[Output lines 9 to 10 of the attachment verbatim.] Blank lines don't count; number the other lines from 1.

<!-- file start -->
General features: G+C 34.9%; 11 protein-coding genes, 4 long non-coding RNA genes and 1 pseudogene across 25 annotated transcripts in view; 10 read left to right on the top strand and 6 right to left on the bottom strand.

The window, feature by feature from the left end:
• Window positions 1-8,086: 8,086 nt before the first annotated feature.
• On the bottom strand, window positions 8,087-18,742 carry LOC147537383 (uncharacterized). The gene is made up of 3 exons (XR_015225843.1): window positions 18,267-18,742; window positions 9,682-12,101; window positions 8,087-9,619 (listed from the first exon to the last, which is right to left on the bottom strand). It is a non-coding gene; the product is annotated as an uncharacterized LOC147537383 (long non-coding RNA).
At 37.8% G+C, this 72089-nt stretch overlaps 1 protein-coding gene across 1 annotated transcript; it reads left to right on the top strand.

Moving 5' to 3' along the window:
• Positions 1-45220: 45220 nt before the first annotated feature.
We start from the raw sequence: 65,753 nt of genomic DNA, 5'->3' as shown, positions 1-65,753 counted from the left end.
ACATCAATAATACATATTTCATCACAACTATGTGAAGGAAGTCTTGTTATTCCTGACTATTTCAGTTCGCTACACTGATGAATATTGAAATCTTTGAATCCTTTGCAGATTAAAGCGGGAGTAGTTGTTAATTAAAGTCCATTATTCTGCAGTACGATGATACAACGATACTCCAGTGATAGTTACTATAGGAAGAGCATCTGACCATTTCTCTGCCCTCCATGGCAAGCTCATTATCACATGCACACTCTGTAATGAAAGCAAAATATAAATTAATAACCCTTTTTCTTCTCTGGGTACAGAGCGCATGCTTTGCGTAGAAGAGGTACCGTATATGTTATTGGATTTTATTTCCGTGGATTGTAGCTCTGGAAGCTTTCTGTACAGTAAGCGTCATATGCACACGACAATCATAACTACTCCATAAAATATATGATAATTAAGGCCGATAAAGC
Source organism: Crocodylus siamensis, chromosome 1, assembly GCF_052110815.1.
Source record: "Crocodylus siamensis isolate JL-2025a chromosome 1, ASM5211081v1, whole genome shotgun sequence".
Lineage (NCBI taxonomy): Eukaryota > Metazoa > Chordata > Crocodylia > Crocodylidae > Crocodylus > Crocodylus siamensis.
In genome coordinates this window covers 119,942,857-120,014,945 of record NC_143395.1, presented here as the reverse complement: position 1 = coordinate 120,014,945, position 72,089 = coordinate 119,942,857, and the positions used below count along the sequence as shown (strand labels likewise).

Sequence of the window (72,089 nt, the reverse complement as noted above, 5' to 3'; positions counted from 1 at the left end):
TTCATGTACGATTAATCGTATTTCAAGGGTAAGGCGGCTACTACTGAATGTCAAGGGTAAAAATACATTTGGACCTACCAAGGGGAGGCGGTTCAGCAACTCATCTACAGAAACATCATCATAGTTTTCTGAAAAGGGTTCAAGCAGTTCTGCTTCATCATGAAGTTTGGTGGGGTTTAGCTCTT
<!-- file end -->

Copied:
ACATCAATAATACATATTTCATCACAACTATGTGAAGGAAGTCTTGTTATTCCTGACTATTTCAGTTCGCTACACTGATGAATATTGAAATCTTTGAATCCTTTGCAGATTAAAGCGGGAGTAGTTGTTAATTAAAGTCCATTATTCTGCAGTACGATGATACAACGATACTCCAGTGATAGTTACTATAGGAAGAGCATCTGACCATTTCTCTGCCCTCCATGGCAAGCTCATTATCACATGCACACTCTGTAATGAAAGCAAAATATAAATTAATAACCCTTTTTCTTCTCTGGGTACAGAGCGCATGCTTTGCGTAGAAGAGGTACCGTATATGTTATTGGATTTTATTTCCGTGGATTGTAGCTCTGGAAGCTTTCTGTACAGTAAGCGTCATATGCACACGACAATCATAACTACTCCATAAAATATATGATAATTAAGGCCGATAAAGC
Source organism: Crocodylus siamensis, chromosome 1, assembly GCF_052110815.1.